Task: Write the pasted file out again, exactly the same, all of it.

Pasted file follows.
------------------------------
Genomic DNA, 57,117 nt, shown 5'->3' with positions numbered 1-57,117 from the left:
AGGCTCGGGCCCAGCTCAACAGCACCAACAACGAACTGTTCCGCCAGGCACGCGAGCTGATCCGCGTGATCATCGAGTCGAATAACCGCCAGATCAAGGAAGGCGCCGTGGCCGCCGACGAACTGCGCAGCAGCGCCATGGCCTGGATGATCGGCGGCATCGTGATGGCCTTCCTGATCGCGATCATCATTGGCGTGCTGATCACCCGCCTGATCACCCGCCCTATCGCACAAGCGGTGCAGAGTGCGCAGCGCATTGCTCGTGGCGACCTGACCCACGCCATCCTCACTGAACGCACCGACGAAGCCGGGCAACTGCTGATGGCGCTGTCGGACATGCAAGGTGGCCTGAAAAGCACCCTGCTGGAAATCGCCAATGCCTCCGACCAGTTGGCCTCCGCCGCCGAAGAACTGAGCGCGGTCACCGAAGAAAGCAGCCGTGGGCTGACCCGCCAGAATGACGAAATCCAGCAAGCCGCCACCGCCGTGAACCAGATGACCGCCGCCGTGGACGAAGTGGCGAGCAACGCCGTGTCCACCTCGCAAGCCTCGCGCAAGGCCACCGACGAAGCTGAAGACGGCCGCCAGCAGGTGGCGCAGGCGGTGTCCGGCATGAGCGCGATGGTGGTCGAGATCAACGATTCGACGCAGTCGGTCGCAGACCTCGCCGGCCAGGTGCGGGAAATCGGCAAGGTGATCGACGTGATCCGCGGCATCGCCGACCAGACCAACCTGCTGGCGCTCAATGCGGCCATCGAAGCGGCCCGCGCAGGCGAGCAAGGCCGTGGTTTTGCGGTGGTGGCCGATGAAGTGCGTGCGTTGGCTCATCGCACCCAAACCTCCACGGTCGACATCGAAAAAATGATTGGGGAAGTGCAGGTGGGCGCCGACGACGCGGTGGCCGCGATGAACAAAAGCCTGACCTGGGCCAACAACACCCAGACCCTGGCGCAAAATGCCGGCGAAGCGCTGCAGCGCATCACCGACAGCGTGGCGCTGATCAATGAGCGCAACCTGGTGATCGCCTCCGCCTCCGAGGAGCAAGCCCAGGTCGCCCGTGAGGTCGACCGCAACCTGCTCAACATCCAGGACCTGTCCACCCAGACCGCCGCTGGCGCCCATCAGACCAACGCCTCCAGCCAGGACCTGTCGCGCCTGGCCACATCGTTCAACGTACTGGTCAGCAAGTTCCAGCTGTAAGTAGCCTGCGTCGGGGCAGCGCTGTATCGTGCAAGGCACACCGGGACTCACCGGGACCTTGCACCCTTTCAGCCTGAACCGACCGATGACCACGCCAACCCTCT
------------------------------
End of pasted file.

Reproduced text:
Genomic DNA, 57,117 nt, shown 5'->3' with positions numbered 1-57,117 from the left:
AGGCTCGGGCCCAGCTCAACAGCACCAACAACGAACTGTTCCGCCAGGCACGCGAGCTGATCCGCGTGATCATCGAGTCGAATAACCGCCAGATCAAGGAAGGCGCCGTGGCCGCCGACGAACTGCGCAGCAGCGCCATGGCCTGGATGATCGGCGGCATCGTGATGGCCTTCCTGATCGCGATCATCATTGGCGTGCTGATCACCCGCCTGATCACCCGCCCTATCGCACAAGCGGTGCAGAGTGCGCAGCGCATTGCTCGTGGCGACCTGACCCACGCCATCCTCACTGAACGCACCGACGAAGCCGGGCAACTGCTGATGGCGCTGTCGGACATGCAAGGTGGCCTGAAAAGCACCCTGCTGGAAATCGCCAATGCCTCCGACCAGTTGGCCTCCGCCGCCGAAGAACTGAGCGCGGTCACCGAAGAAAGCAGCCGTGGGCTGACCCGCCAGAATGACGAAATCCAGCAAGCCGCCACCGCCGTGAACCAGATGACCGCCGCCGTGGACGAAGTGGCGAGCAACGCCGTGTCCACCTCGCAAGCCTCGCGCAAGGCCACCGACGAAGCTGAAGACGGCCGCCAGCAGGTGGCGCAGGCGGTGTCCGGCATGAGCGCGATGGTGGTCGAGATCAACGATTCGACGCAGTCGGTCGCAGACCTCGCCGGCCAGGTGCGGGAAATCGGCAAGGTGATCGACGTGATCCGCGGCATCGCCGACCAGACCAACCTGCTGGCGCTCAATGCGGCCATCGAAGCGGCCCGCGCAGGCGAGCAAGGCCGTGGTTTTGCGGTGGTGGCCGATGAAGTGCGTGCGTTGGCTCATCGCACCCAAACCTCCACGGTCGACATCGAAAAAATGATTGGGGAAGTGCAGGTGGGCGCCGACGACGCGGTGGCCGCGATGAACAAAAGCCTGACCTGGGCCAACAACACCCAGACCCTGGCGCAAAATGCCGGCGAAGCGCTGCAGCGCATCACCGACAGCGTGGCGCTGATCAATGAGCGCAACCTGGTGATCGCCTCCGCCTCCGAGGAGCAAGCCCAGGTCGCCCGTGAGGTCGACCGCAACCTGCTCAACATCCAGGACCTGTCCACCCAGACCGCCGCTGGCGCCCATCAGACCAACGCCTCCAGCCAGGACCTGTCGCGCCTGGCCACATCGTTCAACGTACTGGTCAGCAAGTTCCAGCTGTAAGTAGCCTGCGTCGGGGCAGCGCTGTATCGTGCAAGGCACACCGGGACTCACCGGGACCTTGCACCCTTTCAGCCTGAACCGACCGATGACCACGCCAACCCTCT